Freight brokers are studying whether they can help correct a steep imbalance in transportation equipment availability that is hurting efforts of U.S. exporters to get goods to overseas markets.
The Transportation Intermediaries Association asked executives at the group’s annual meeting last week in Tucson, Ariz., to look at whether its broker members can coordinate their transport management and information on shipments to help get ocean containers in better position for shippers at U.S. inland points to use them.
American exporters, particularly agriculture shippers, are showing growing frustration this year with the lack of the containers they need to get goods to gateways. Containership operators say they want to serve the U.S. export market. But rates for the shipments and pricing for imports remain too low, they say, and won’t support the cost of getting containers to export markets that are often far from inbound destination points.
“We don’t know if we have a solution, but it’s something we need to look at,” said Richard Gluck, general counsel for TIA.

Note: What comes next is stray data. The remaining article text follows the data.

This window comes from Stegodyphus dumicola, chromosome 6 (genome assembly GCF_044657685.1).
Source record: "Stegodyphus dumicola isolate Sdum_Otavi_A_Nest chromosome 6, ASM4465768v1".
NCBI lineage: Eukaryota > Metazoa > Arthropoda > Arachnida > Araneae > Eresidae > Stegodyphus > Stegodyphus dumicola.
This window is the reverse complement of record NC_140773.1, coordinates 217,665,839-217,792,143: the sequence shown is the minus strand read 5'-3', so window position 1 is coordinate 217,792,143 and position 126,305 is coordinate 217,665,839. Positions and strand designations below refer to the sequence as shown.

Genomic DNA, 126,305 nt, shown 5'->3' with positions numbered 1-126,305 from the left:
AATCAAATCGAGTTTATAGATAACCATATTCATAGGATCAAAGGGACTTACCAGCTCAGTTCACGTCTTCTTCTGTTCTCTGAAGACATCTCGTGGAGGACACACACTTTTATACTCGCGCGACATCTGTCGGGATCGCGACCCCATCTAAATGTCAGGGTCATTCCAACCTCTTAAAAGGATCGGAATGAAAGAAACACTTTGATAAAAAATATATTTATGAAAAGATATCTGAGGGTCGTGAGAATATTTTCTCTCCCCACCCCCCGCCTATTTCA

“Our members manage many thousands of transportation movements so we want to see if there is some opportunity to make information available on where shipments are going and where equipment might be available,” he said. “We want to know if there is a way for brokers to create two-way moves between, say, Los Angeles and Kansas City, in a way that helps exporters.”
The exporter frustrations have drawn the interest of the Federal Maritime Administration, and an FMC staff attorney attended sessions at the TIA annual conference that signaled a growing attention to intermodalism at a group mostly associated with highway shipments.
Officials at almost all of North America’s Class 1 railroads spoke at sessions aimed at bringing more brokers into the rails’ intermodal networks.
“I’m here to tell you, we want your business,” said George Duggan, vice president of domestic intermodal at BNSF Railway.